Unformatted text preview: hmaros, Department of Psychology, University of Connecticut, 406 Babbidge Rd., U-1020, Storrs, CT
06269-1020; e-mail: [email protected] 262 Copyright © 2001 American Psychological Society edness increased among kin, women tended to be more willing to aid
friends than kin. Furthermore, two studies (Korchmaros, 1999; Smith
et al., 1987) showed that individuals were more willing to act altruistically toward their spouses than toward others with whom they shared
higher degrees of genetic relatedness. These results might be explained by emotional closeness.
We propose that emotional closeness is an important proximal
cause of altruism that partially mediates the relationship between genetic relatedness and altruism. As was true during the Pleistocene and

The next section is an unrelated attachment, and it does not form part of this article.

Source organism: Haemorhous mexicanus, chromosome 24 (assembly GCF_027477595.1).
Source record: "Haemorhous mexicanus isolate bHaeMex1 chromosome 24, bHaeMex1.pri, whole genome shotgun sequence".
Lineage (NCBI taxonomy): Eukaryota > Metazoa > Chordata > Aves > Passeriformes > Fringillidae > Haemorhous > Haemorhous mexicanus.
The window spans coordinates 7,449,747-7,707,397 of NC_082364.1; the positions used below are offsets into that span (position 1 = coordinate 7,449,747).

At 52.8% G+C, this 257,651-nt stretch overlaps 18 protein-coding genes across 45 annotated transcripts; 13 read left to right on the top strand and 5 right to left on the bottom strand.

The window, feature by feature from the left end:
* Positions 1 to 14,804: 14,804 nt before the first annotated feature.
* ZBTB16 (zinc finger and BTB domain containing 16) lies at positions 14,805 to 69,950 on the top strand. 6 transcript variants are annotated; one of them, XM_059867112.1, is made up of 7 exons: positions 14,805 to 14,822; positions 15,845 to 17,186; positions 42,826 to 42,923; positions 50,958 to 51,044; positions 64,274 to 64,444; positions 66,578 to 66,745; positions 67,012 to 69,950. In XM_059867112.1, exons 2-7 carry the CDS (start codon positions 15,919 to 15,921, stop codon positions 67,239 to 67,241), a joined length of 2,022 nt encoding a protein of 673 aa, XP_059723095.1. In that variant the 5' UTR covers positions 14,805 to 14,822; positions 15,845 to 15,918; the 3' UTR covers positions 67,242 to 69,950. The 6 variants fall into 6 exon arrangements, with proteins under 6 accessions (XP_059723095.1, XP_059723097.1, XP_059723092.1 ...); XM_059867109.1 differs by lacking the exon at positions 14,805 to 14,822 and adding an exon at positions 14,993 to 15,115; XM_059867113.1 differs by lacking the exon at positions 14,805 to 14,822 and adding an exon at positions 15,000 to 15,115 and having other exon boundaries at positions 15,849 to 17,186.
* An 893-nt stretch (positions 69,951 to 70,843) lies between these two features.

is still somewhat true today, societies are organized in such a way
that many of the variables known to lead to attraction and, consequently, emotional closeness—propinquity (Berscheid, 1985; Festinger,
Schachter, & Back, 1950; Segal, 1974), frequency of interaction
(Newcomb, 1961; Saegert, Swap, & Zajonc...
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